[God] is not proud…He will have us even though we have shown that we prefer everything else to Him.
CS Lewis-The Problem of Pain
He will have us. Isn’t that marvelous?
At dinner tonight, my wife and I bumped into and chatted with a young lady who attends our fellowship each week. She told us about a Bible study she and her husband are looking forward to participating in, called (if memory serves) “The Furious Pursuit.” I don’t know much about the study but I know I like the title; I think I like it even more knowing, as she explained, it is not about our pursuit of God, but rather His pursuit of us. Evidently it’s about the Lord’s stubborn love for the objects of His affection.
A song I’ve been known to hum in my quiet time with God (because I don’t always recall all the lyrics) is “O Love That Will Not Let Me Go.” It was penned by George Matheson, and while there are differing stories as to the occasion and backstory of its writing, most at least agree that the hymn was, as he put it, the “fruit of pain.”
Mr. Matheson was born with failing sight and by the time he was 17, had nearly succumbed to blindness. He was engaged to a fair young lady at the time but because of the doctor’s grim prognosis of the irreversibility of his blindness, decided she could not marry a man with such a permanent defect. She broke off the engagement and thus broke George’s heart.
He did go on to earn his bachelor’s, master’s and doctorate degrees and pastored a church of 1500 members in Scotland. His sister stayed with him and cared for him throughout the years but when she fell in love with a suitor and married, the knife of pain cut two ways in George’s heart. It brought back the memory of love lost twenty years afore and added to it was the realization that his personal caregiver was leaving him and with her all his security and comfort.
As the story goes, George sat down and penned the words to this emotive hymn in a scant five minutes! From its lyrics we can safely deduce that Mr. Matheson did learn in time of the Lord’s relentless love for him and was securely fastened in that Love until his death in 1899. While the third stanza is a personal favorite, I feel I must comment on the last. Just today I reconnected with a brother who was born with an eye disease that has slowly eaten away his eyes. The disease is so rare, he and he alone has been the subject of a study written in the Journal of Medicine. This was a source of great pain and humiliation in his younger years and, as he tells it, caused him to go through life with his head down. Today he calls his Lord quite literally the “lifter of his head” because He has won my friend through His relentless, furious pursuit. Now my brother looks you square in the eye even though his right eye is gone and his left is clouded over. How could you not hold your head high when you have looked full into the Face of such Love?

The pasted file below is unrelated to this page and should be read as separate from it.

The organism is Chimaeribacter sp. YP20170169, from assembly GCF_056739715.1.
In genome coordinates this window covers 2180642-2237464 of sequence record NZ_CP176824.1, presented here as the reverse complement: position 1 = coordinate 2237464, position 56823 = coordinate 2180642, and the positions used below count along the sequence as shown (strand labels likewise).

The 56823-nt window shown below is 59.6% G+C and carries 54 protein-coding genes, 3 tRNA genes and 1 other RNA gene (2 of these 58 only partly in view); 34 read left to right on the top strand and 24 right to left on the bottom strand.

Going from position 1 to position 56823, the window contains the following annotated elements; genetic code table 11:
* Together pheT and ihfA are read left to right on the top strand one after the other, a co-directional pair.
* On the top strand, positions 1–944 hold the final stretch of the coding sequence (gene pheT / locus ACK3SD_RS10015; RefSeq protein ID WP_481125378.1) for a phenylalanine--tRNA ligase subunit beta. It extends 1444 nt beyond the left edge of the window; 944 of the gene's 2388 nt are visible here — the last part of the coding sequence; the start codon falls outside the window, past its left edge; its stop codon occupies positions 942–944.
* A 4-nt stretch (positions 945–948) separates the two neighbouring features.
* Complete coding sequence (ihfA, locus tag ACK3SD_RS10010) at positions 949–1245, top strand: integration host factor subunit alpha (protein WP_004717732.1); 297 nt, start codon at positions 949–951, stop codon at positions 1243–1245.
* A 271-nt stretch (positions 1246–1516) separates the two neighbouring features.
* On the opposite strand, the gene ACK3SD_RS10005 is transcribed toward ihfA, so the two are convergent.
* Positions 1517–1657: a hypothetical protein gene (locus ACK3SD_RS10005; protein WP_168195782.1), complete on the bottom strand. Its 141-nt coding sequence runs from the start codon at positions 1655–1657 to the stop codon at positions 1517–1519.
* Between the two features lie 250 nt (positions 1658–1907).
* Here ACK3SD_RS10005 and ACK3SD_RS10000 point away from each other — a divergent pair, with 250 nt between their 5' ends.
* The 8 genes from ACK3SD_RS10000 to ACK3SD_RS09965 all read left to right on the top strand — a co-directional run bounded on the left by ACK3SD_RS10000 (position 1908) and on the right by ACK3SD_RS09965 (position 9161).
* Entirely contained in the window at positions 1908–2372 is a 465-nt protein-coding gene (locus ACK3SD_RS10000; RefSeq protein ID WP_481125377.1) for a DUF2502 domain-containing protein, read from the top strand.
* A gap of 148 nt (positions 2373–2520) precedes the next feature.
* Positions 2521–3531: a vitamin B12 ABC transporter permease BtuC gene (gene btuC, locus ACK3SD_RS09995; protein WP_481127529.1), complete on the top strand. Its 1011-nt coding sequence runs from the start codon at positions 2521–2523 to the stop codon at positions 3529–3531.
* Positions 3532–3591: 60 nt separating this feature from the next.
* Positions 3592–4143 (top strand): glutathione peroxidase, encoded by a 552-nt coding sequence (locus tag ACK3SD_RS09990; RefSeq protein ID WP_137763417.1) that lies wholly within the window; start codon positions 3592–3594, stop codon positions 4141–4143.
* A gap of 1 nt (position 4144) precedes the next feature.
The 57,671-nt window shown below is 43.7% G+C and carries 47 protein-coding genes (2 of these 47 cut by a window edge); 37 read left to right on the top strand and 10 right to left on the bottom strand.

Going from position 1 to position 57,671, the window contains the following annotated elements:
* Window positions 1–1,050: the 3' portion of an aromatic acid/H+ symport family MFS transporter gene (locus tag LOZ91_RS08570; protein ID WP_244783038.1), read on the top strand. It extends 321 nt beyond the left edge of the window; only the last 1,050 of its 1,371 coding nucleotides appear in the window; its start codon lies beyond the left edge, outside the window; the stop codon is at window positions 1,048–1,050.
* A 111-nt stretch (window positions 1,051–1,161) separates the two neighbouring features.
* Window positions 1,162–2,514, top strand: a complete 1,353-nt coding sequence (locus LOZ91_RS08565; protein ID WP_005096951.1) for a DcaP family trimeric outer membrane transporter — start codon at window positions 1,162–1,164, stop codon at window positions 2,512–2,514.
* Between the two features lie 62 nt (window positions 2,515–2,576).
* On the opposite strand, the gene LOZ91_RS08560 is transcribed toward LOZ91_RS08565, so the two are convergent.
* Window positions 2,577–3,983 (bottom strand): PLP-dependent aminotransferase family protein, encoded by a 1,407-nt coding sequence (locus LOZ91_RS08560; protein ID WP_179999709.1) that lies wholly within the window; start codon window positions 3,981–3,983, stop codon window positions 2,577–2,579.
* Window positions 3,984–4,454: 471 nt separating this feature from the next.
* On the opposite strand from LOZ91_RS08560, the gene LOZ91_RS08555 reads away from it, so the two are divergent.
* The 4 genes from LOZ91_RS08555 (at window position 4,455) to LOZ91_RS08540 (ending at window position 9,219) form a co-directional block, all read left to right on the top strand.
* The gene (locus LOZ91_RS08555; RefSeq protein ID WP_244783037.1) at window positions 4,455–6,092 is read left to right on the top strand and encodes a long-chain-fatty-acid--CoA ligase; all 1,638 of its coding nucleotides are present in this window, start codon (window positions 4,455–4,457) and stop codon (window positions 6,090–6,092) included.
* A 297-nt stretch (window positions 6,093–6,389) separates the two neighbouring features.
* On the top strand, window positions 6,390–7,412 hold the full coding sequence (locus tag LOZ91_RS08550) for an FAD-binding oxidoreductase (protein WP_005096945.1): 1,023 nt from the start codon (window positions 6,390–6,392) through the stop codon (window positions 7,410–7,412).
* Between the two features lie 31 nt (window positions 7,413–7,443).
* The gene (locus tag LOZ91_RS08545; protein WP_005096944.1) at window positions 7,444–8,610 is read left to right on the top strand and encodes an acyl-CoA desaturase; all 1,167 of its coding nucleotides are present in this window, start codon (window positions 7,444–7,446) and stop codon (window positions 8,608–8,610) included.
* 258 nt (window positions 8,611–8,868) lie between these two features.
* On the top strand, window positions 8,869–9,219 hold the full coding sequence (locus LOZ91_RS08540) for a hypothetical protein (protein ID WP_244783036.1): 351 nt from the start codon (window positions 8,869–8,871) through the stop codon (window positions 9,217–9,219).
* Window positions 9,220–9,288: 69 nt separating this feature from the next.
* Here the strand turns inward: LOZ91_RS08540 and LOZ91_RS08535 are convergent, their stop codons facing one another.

O Love that will not let me go,
I rest my weary soul in thee;
I give thee back the life I owe,
That in thine ocean depths its flow
May richer, fuller be.
O light that followest all my way,
I yield my flickering torch to thee;
My heart restores its borrowed ray,
That in thy sunshine’s blaze its day
May brighter, fairer be.
O Joy that seekest me through pain,
I cannot close my heart to thee;
I trace the rainbow through the rain,
And feel the promise is not vain,
That morn shall tearless be.
O Cross that liftest up my head,
I dare not ask to fly from thee;
I lay in dust life’s glory dead,
And from the ground there blossoms red
Life that shall endless be.